Why Perfectionism Kills Creativity – Part Three

Bird by Bird: Anne Lamott’s Timeless Advice on Writing and Why Perfectionism Kills Creativity

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Hope, as Chesterton said, is the power of being cheerful in circumstances that we know to be desperate. Writing can be a pretty desperate endeavor, because it is about some of our deepest needs: our need to be visible, to be heard, our need to make sense of our lives, to wake up and grow and belong.

At the heart of writing, lies a capacity for quiet grit and a willingness to decondition the all too human tendency to get so overwhelmed by the enormity of the journey that we’re too paralyzed to take the first step.

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Thirty years ago my older brother, who was ten years old at the time, was trying to get a report on birds written that he’d had three months to write, which was due the next day. We were out at our family cabin in Bolinas, and he was at the kitchen table close to tears, surrounded by binder paper and pencils and unopened books on birds, immobilized by the hugeness of the task ahead. Then my father sat down beside him, put his arm around my brother’s shoulder, and said, “Bird by bird, buddy. Just take it bird by bird.”

Neil Gaiman famously advised, “Perfection is like chasing the horizon. Keep moving.”

David Foster Wallace admonished, “If your fidelity to perfectionism is too high, you never do anything.”

Perfectionism is the voice of the oppressor, the enemy of the people. It will keep you cramped and insane your whole life, and it is the main obstacle between you and a shitty first draft.

[…]

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Why Perfectionism Kills Creativity – Part Two

Bird by Bird: Anne Lamott’s Timeless Advice on Writing and Why Perfectionism Kills Creativity

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I tell my students that the odds of their getting published and of it bringing them financial security, peace of mind, and even joy are probably not that great. Ruin, hysteria, bad skin, unsightly tics, ugly financial problems, maybe; but probably not peace of mind. I tell them that I think they ought to write anyway.

pt 1 6 birds on a log in a row

My writer friends, and they are legion, do not go around beaming with quiet feelings of contentment. Most of them go around with haunted, abused, surprised looks on their faces, like lab dogs on whom very personal deodorant sprays have been tested.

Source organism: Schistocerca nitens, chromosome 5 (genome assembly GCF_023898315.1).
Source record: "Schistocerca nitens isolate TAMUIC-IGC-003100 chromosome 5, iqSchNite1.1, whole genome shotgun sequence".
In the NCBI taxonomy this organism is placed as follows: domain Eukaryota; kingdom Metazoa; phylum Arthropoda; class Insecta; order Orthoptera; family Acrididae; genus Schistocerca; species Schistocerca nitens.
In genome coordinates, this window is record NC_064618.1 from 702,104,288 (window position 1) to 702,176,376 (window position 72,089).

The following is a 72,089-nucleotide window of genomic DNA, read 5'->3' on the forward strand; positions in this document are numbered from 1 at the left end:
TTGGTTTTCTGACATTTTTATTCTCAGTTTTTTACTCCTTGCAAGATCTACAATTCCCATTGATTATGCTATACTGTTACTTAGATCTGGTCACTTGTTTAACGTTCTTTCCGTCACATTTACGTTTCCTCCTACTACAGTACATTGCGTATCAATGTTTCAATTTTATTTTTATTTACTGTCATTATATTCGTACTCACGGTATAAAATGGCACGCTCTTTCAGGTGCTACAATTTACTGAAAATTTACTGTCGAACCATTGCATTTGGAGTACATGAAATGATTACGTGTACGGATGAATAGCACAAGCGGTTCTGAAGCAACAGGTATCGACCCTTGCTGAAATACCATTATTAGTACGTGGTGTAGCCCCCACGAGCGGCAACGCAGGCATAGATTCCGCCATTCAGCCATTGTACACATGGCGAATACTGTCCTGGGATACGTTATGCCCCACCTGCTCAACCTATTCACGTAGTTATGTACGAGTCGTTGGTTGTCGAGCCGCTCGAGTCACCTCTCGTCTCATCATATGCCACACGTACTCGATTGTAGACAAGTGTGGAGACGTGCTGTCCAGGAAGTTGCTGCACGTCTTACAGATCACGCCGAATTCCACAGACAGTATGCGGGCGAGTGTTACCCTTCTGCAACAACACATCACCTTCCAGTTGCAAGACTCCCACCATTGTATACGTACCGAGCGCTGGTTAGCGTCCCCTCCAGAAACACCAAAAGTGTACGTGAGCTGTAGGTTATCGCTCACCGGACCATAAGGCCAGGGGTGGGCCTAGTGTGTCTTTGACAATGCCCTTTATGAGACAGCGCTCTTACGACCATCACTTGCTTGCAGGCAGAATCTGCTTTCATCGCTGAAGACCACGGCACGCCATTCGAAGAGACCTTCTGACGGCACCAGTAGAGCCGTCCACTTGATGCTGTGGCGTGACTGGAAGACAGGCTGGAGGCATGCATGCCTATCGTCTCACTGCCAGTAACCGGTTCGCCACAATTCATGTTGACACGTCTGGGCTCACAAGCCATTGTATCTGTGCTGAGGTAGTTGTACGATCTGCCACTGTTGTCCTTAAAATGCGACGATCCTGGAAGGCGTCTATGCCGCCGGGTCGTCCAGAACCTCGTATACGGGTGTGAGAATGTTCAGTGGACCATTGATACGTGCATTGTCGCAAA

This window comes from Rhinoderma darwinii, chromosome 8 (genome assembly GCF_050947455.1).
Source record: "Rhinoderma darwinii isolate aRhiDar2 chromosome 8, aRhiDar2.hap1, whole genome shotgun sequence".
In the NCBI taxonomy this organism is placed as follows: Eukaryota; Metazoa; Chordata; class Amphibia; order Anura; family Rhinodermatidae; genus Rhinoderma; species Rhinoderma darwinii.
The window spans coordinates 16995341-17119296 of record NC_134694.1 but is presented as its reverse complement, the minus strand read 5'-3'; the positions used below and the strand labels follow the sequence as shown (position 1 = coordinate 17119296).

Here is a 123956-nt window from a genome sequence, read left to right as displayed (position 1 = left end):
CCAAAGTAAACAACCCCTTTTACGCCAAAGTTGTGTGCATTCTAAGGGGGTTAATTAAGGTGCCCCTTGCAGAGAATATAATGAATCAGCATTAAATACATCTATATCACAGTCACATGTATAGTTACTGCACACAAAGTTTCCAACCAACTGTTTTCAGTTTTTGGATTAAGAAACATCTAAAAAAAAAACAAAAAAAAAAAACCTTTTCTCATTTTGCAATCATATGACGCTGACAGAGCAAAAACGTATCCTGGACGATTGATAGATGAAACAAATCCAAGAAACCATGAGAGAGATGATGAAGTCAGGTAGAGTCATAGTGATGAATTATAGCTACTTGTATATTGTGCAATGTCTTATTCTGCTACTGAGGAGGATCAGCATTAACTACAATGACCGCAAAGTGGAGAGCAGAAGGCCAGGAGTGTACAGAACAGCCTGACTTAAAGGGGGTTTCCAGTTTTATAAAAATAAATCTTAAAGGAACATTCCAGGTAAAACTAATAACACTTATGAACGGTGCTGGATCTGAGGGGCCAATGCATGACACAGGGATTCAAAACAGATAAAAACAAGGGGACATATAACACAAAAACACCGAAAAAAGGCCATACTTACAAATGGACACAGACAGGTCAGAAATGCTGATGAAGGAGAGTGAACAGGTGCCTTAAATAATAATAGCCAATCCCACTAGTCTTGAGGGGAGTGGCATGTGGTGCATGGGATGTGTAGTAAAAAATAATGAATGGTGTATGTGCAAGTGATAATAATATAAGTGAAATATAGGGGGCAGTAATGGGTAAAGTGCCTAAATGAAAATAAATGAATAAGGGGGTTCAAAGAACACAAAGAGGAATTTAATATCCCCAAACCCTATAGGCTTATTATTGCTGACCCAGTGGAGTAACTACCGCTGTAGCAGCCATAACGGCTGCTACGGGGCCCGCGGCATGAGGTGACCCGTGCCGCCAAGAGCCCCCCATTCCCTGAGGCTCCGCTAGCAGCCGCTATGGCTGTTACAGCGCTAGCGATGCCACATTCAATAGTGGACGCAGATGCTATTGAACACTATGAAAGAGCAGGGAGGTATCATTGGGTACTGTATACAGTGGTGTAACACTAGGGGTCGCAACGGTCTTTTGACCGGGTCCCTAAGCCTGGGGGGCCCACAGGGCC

But I also tell [my students] that sometimes when my writer friends are working, they feel better and more alive than they do at any other time. And sometimes when they are writing well, they feel that they are living up to something. It is as if the right words, the true words, are already inside them, and they just want to help them get out. Writing this way is a little like milking a cow: the milk is so rich and delicious, and the cow is so glad you did it.

Good writing is about telling the truth. We are a species that needs and wants to understand who we are.

[…]

pt 6 3 owls on a tree branch

Why Perfectionism Kills Creativity – Part One

Bird by Bird: Anne Lamott’s Timeless Advice on Writing and Why Perfectionism Kills Creativity

pt 1 bird by bird

“Perfectionism is the voice of the oppressor, the enemy of the people. It will keep you cramped and insane your whole life.”

One of the gifts of being a writer is that it gives you an excuse to do things, to go places and explore. Another is that writing motivates you to look closely at life, at life as it lurches by and tramps around.

I started writing when I was seven or eight. I was very shy and strange-looking, loved reading above everything else, weighed about forty pounds at the time, and was so tense that I walked around with my shoulders up to my ears, like Richard Nixon. I saw a home movie once of a birthday party I went to in the first grade, with all these cute little boys and girls playing together like puppies, and all of a sudden I scuttled across the screen like Prufrock’s crab. I was very clearly the one who was going to grow up to be a serial killer, or

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keep dozens and dozens of cats. Instead, I got funny. I got funny because boys, older boys I didn’t even know, would ride by on their bicycles and taunt me about my weird looks. Each time felt like a drive-by shooting. I think this is why I walked like Nixon: I think I was trying to plug my ears with my shoulders, but they wouldn’t quite reach. So first I got funny and then I started to write, although I did not always write funny things.

[…]

All I ever wanted was to belong, to wear that hat of belonging.

In seventh and eighth grades I still weighed about forty pounds. I was twelve years old and had been getting teased about my strange looks for most of my life. This is a difficult country to look too different in — the United States of Advertising, as Paul Krassner puts it — and if you are too skinny or too tall or dark or weird or short or frizzy or homely or poor or nearsighted, you get crucified. I did.

Writing is “…some sort of creative or spiritual or aesthetic way of seeing the world and organizing it in your head.”

“…the thrill of seeing oneself in print,” – highest form of existential validation.